Other Sellers on Amazon
The Outsiders: Eight Unconventional CEOs and Their Radically Rational Blueprint for Success Hardcover – 1 November 2012
Enhance your purchase
Frequently bought together
- Publisher : Harvard Business Review Press (1 November 2012)
- Language : English
- Hardcover : 272 pages
- ISBN-10 : 1422162672
- ISBN-13 : 978-1422162675
- Dimensions : 14.22 x 2.79 x 20.83 cm
- Best Sellers Rank: 24,274 in Books (See Top 100 in Books)
- Customer Reviews:
"Will Thorndike dissects an eclectic and fascinating group of business leaders who created exceptional long-term value. He takes the unique angle of examining great CEOs as chief allocators of capital, so disciplined in their empirical rationality as to be nonconformists in the very best sense. Thorndike's take is fresh, smart, and provocative--and well worth learning." Michael J. Mauboussin, Chief Investment Strategist, Legg Mason Capital Management; author, The Success Equation--
"Will Thorndike provides management principles that are as rock solid as they are rare and shares the engaging stories of eight CEOs who lived by them. The ideas in this book provide both executives and investors with the North Star of value. Follow it and prosper." Mason Hawkins, Chairman and CEO, Southeastern Asset Management--
"The Outsiders is a must-read for leaders--and aspiring leaders--striving to become exceptional CEOs, and for investors interested in partnering with exceptional stewards of corporate capital." Walter Kiechel, author, The Lords of Strategy--
"If creating wealth for shareholders is the ultimate test of a CEO, meet the champions. The names of these 'outsiders' may come as a surprise, but you will learn valuable strategic lessons from their iconoclastic ways." Thomas A. Russo, Partner, Gardner Russo & Gardner--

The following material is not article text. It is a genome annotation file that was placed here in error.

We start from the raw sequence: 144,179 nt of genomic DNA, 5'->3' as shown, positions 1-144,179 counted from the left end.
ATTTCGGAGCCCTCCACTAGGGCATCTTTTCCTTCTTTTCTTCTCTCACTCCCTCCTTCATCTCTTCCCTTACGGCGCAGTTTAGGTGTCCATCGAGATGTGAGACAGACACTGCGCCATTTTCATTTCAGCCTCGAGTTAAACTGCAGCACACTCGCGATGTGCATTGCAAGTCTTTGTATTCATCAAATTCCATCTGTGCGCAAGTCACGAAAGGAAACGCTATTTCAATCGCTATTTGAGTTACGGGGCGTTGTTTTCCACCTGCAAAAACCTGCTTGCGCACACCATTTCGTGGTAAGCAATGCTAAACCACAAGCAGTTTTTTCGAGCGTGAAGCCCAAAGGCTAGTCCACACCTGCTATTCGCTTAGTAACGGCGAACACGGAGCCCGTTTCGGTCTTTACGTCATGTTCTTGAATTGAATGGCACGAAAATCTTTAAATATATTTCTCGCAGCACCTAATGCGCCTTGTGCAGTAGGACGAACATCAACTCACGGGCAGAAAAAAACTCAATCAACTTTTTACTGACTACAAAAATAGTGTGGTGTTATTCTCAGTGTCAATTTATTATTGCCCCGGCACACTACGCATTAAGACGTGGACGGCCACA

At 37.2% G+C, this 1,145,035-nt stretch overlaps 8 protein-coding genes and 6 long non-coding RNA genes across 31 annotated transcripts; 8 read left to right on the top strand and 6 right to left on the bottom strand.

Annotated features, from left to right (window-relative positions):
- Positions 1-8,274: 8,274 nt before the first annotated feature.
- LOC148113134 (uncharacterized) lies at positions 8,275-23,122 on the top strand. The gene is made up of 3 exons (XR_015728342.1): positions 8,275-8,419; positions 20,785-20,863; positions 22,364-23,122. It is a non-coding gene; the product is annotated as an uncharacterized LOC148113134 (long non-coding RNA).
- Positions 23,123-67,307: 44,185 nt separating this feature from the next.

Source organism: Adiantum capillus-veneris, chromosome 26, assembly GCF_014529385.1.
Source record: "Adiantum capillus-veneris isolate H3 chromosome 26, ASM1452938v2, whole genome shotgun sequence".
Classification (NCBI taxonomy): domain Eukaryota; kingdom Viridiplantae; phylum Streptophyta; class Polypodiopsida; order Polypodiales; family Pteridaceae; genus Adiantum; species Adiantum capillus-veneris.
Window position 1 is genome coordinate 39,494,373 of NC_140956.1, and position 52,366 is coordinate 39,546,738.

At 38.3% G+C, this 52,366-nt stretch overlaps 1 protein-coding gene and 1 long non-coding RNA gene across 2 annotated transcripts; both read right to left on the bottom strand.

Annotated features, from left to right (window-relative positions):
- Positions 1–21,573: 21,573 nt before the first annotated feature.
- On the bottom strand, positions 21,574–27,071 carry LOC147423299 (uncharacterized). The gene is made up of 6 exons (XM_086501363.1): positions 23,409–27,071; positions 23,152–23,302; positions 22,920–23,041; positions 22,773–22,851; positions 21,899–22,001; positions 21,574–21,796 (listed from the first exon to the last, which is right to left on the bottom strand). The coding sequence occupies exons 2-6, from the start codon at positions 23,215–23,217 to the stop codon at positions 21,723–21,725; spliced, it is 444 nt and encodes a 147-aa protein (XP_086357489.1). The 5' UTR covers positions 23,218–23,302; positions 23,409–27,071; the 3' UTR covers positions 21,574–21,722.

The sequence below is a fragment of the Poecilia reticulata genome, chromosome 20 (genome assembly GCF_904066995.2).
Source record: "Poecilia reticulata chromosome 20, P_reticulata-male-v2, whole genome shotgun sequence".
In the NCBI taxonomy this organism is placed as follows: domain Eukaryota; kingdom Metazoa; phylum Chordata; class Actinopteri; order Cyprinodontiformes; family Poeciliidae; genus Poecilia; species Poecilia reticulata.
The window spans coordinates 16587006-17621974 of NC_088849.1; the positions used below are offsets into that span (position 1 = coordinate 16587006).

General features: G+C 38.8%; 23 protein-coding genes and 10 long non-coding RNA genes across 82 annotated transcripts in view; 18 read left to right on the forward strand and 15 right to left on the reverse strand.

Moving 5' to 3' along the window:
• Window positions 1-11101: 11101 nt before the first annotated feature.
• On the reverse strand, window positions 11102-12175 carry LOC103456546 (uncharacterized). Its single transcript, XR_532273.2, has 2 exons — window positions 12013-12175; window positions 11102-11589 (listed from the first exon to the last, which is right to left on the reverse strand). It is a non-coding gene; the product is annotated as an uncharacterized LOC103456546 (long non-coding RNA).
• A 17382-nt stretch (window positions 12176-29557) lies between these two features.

"The Outsiders celebrates leaders who kept their firms focused, rewarded their management despite long periods of inactivity, and--by keeping their companies out of trouble--found themselves free to pounce when compelling opportunities arose. A highly effective playbook for excellence."
About the Author
William N. Thorndike is founder and a managing director of Housatonic Partners, a private equity firm. He is a graduate of Harvard College and the Stanford Graduate School of Business and has been a guest lecturer at the Harvard and Stanford business schools. He is a director of eight companies, and two not-for-profit organizations and lives in the Boston area with his wife and two children.
Review this product
Top reviews from Australia
There was a problem filtering reviews right now. Please try again later.
Top reviews from other countries
1. Full decentralization of operating management;
2. In contrast, capital allocation is kept strongly centralized;
3. Aggressive, big-ticket acquisitons, however these are usually done rarely, or significantly less frequently than in other companies;
4. Share buybacks done infrequently and in bulk. So not a certain amount each year but a few big tender offers for shares at the time when the shares are cheap;
5. Asset sales are used also aggressively, sometimes resulting in a substantial shrinking of the company.
What I found useful and interesting was the description of the work of five CEO-s that were unknown to me before (Tom Murphy, Henry Singleton, Bill Anders, John Malone, Bill Stiritz, Dick Smith). Katherine Graham I knew from her biography. However the author talked a lot about Warren Buffett and there was even one chapter devoted to him. For me this was a bit of a waste as so much is already written about Buffett that it a bit watered down the rest of the material.
As a separate issue I have to mention that from time-to-time I got the feeling that the author was not fully on top of the subject. For example:
1. On page 159 under the chapter „Optimising the Family Firm“, the author describes the added table 7-1 as „outlining sources and uses“. But if i check the table then it is not a sources-and-uses table but rather a description of how much each class of security holders in the acquired distressed HBJ got;
2. On page 174 in the Buffett chapter, the author mentions that the See’s Candy original investment did not really matter because if they would have doubled the acquisition price the return would „still have been a very attractive 21 percent“. This is a bit funny statement -the difference in capital accumulated between 21% and 32% over 27 years is over 10 times!.
The ony reason to give two stars instead of one is that he did choose 8 interesting CEOs to analyse.
Book is incredibly well written, very succinct.
In my humble opinion a book that is a necessary read for anyone who is self-employed, runs a business - small or large, etc.
It is one of the 9 recommended 'must reads' by Warren Buffett.